Frogs and toads aplenty this summer

Coastal Plains Toads are familiar residents of our yards and gardens, where they feed on numerous insects. This male has returned to a pond to serenade a female to entice her to mate and lay eggs (Photo by Robert Benson)

It has been a good summer for amphibians. The rains were heavy enough and came at just the suitable intervals for the frogs and toads to breed successfully. Amphibians, as you know, require bodies of water for their tadpole stage. During this first stage, they are aquatic vegetarians. Then they metamorphose into their more terrestrial adult forms and become carnivores. In Greek, “amphi” means “double,” and “bios” means “life,” so the name is apt. Amphibians definitely lead two lives.

Although tadpoles are pretty neat, I find the adult amphibians more fascinating. They have arms and legs. They move about on land. Their eyes are large. And they sing! The frog and toad chorus on a summer night is a symphony of sound. Their songs are distinctive from the bullfrog’s bellow to the green tree frog’s chirp and from the narrow-mouthed toad’s buzz to the Texas toad’s explosive trill. Listen for a while, and you can easily begin to identify frogs and toads by their calls.

Recently, I heard a strange call among the chorus. It was a “Baa-aa-aa!” sound lasting about two seconds and repeated at intervals of approximately 15 seconds. It sounded more like a mammal than a frog. In fact, it sounded like a sheep bleating! No wonder this species got the name sheep frog. It is a pretty frog (although some sources call it a toad) that stays burrowed in the mud much of the year. Only when it comes out to sing and mate can it be observed. Once you hear it, look for it. It is a rather narrow-headed toad with olive-green skin and a lovely yellow line down the middle of its back. They are found in South Texas (and into Mexico) but nowhere else in the United States.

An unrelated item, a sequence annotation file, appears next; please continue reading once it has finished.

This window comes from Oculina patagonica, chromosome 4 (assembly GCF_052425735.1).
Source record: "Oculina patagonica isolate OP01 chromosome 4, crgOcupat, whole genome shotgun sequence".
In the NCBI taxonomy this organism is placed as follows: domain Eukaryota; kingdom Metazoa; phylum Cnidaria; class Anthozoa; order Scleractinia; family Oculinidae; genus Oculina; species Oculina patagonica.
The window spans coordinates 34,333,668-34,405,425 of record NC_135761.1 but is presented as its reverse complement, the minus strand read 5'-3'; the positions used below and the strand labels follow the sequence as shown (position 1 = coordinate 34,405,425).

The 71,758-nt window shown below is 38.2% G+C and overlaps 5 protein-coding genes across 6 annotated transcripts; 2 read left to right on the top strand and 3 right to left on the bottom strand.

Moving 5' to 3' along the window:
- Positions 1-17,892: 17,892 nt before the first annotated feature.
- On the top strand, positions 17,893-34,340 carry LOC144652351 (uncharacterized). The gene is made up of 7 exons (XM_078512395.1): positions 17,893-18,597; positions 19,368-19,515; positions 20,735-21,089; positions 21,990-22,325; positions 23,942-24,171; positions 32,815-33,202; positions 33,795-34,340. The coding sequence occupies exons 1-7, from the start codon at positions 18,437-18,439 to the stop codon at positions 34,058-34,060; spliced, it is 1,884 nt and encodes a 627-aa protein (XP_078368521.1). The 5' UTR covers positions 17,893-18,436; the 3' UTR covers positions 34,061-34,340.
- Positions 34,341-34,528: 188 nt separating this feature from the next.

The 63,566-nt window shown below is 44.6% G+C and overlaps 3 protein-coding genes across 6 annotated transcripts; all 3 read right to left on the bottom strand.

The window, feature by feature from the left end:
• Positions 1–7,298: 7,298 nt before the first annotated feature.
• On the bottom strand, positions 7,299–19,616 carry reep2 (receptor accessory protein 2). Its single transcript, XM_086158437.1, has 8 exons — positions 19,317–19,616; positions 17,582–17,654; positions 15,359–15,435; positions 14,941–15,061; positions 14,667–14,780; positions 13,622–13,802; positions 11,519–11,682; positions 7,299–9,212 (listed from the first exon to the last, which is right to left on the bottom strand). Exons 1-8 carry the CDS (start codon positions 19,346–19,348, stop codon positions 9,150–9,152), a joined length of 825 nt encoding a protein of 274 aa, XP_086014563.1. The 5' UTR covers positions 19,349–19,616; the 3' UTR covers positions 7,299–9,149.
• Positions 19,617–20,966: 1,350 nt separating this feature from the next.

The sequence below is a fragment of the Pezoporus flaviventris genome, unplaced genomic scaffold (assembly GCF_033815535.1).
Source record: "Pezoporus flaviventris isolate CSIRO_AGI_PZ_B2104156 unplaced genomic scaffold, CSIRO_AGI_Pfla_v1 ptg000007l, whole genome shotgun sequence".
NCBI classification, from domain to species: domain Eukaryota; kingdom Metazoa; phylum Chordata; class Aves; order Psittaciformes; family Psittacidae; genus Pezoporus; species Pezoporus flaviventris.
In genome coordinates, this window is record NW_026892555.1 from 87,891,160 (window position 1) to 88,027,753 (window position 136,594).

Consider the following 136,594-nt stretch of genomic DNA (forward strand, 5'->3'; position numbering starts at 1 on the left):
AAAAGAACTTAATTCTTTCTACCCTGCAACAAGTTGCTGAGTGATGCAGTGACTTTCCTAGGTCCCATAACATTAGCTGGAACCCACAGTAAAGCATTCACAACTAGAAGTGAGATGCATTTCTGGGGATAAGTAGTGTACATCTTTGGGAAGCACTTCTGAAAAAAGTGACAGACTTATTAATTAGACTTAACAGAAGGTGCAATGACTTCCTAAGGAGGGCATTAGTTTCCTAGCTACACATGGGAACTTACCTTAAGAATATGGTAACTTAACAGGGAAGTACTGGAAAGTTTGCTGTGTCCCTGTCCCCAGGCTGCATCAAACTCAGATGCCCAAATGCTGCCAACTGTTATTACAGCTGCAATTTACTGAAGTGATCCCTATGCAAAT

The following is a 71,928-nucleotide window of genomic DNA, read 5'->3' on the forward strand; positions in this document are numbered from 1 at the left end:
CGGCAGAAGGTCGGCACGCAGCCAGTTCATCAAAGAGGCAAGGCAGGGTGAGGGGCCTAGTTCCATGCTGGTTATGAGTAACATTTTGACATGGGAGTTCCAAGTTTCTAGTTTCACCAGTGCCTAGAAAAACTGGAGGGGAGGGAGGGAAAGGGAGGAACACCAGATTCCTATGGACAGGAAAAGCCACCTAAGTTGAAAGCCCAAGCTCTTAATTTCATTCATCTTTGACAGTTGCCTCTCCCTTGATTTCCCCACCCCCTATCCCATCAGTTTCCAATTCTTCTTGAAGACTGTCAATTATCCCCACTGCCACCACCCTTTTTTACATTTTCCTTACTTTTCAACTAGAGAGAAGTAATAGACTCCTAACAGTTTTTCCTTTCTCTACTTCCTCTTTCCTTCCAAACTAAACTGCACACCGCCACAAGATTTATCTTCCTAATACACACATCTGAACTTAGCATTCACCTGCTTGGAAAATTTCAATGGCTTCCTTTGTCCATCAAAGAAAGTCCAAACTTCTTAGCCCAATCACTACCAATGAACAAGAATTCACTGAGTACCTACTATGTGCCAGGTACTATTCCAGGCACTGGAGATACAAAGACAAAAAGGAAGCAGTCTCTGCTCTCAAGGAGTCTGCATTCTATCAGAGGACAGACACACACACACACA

Toads seem to be everywhere right now. I see them hopping through the grass, burrowing into flowerpots, hiding inside my boots and, during the day, tucked away in any moist, shady spot. For some reason, they are fond of swimming in my dog’s water bowl. This morning I scooped five half-grown toads out of the water bowl! What could they possibly have been looking for in there?

The most common toad of our area is the Coastal Plains toad (Incilius nebulifer). It inhabits a wide strip of the Gulf Coast from Mississippi south to Veracruz, Mexico. The Coastal Plains toad was initially classified as part of the species known as the Gulf Coast toad (Incilius valliceps) but was split off as its own species in 2000. The name Gulf Coast toad is now reserved for a species that is found in the Yucatan and Costa Rica.

Another toad that frequents our farm is the Texas toad. This species is one of the burrowing toads; it digs in backward into soft soil or leaf litter. On the underside of each of their hind feet, Texas toads have a tough, brownish tubercle that helps them dig. This slight projection is sometimes called a “spade” and is found on the hind feet of several burrowing species. A whole group of spade-footed toads has elongated, sickle-shaped spades that allow them to excavate a cavity in sandy ground.

So, what makes a toad a toad? And a frog a frog? The distinctions between the two groups are somewhat blurred, but toads generally have warty, bumpy skin while frogs have smooth, slick skin. Frogs have long legs to allow them to swim fast and leap great distances, while toads have shorter legs with which they hop or crawl. Most frogs stay near water as their skin must remain moist, whereas toads can move about with impunity in drier habitats. Still, frogs and toads together make up a group of amphibians with no official boundaries between them. 

Ask any amphibian: Are you a frog or a toad? Chances are, it won’t tell you!

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